An April 2012 report, Review of Special Education in the Commonwealth of Massachusetts, revealed that low-income students are considerably more likely than other students to be determined eligible for special education. The report also revealed that low-income students with disabilities and Hispanic and African American students with disabilities are considerably less likely to be included in general education classrooms. The report is based on a study commissioned by the Massachusetts Department of Elementary and Secondary Education to address concerns about the degree to which the Commonwealth’s high special education identification rate is beneficial to the special education population; Massachusetts has the second highest rate of special education identification in the United States. According to the report, districts with higher percentages of low-income students, on average, identify a higher percentage of students with disabilities than districts with lower percentages of low-income students; this is particularly true for low-income students attending high-income districts. Overall, many Massachusetts students with disabilities are doing well and are experiencing high levels of integration and success, compared to other states; however, students with disabilities who spend much of their time segregated from their peers outside of general education classrooms tend to score lower on the statewide assessment.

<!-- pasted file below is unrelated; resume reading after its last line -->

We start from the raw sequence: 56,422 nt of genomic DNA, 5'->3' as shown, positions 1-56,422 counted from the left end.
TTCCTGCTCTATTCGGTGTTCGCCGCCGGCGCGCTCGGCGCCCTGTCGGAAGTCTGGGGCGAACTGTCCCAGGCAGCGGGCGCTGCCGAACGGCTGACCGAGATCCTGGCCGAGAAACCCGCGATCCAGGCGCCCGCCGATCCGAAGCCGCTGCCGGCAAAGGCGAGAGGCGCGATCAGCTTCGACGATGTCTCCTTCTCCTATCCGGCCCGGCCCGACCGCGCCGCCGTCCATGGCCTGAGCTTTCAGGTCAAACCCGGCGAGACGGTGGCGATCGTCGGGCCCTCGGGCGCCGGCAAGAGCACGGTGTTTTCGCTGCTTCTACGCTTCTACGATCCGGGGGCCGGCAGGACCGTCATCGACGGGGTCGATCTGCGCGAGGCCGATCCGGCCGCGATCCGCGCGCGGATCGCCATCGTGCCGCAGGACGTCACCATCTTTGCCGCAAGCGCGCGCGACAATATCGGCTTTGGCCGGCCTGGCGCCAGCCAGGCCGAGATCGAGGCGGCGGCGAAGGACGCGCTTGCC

A full copy of the report is available at http://tinyurl.com/buptxhm.